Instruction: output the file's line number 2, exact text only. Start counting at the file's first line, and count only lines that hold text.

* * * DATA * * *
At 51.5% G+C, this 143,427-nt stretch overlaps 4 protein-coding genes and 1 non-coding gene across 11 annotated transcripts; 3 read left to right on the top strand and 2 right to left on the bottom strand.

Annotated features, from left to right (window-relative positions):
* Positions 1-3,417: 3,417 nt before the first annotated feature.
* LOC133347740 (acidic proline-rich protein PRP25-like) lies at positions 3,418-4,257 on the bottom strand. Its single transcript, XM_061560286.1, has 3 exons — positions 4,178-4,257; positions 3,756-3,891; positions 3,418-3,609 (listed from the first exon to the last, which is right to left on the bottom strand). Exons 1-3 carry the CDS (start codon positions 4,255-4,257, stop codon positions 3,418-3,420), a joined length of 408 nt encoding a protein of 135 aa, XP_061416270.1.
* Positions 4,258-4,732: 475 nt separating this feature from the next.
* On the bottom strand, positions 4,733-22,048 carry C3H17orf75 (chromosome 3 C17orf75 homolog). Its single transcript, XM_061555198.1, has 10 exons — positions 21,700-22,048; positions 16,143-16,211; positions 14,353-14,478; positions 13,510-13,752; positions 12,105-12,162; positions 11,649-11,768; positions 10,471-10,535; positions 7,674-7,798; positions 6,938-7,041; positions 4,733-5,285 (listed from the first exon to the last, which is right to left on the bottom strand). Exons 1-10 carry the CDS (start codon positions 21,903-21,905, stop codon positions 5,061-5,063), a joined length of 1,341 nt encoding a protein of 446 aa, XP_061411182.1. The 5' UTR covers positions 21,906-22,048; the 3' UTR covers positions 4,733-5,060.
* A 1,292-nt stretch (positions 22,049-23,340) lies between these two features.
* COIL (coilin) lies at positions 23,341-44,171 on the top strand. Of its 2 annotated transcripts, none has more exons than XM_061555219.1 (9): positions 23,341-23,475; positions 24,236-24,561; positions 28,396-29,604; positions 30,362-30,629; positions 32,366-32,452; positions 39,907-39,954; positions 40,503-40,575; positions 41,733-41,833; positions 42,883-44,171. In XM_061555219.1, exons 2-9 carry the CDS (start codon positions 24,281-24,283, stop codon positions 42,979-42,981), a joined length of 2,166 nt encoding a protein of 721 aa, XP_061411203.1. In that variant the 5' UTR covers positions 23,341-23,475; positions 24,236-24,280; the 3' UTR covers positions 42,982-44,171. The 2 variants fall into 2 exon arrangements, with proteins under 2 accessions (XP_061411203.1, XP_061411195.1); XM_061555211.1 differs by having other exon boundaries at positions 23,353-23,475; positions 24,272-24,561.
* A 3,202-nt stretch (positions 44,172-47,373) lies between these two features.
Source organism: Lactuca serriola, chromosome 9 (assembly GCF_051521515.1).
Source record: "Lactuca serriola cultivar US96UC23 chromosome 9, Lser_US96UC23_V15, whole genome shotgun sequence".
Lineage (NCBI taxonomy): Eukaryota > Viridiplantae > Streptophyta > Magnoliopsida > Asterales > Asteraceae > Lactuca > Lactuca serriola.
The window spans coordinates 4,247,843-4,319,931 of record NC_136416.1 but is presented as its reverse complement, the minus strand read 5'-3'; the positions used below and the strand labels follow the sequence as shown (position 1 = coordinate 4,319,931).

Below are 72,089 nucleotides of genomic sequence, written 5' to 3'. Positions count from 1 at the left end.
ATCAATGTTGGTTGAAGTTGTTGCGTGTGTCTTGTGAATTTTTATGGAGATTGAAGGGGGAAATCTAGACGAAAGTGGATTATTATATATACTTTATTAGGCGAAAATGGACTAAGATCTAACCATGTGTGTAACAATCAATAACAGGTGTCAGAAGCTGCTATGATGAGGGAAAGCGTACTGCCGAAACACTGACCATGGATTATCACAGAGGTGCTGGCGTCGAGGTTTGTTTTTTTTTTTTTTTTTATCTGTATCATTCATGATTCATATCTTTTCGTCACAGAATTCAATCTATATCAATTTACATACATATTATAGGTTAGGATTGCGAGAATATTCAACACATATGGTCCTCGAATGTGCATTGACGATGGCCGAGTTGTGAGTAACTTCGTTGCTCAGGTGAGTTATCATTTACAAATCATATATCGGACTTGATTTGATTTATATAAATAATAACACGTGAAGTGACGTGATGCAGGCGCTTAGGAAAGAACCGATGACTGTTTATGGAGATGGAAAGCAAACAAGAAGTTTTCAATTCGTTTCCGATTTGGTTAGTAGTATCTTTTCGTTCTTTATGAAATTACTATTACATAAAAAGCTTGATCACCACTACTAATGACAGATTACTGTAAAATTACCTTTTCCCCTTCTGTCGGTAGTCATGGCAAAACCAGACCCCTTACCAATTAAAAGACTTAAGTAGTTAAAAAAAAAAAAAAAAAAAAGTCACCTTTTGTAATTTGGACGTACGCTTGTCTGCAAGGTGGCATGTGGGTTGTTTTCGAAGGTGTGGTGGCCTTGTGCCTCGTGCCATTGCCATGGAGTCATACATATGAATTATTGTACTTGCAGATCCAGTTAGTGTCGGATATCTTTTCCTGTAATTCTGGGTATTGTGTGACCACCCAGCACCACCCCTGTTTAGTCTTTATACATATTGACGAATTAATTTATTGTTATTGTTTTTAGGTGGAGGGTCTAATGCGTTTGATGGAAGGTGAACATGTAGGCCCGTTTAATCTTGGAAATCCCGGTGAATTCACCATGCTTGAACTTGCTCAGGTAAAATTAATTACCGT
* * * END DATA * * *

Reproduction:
Annotated features, from left to right (window-relative positions):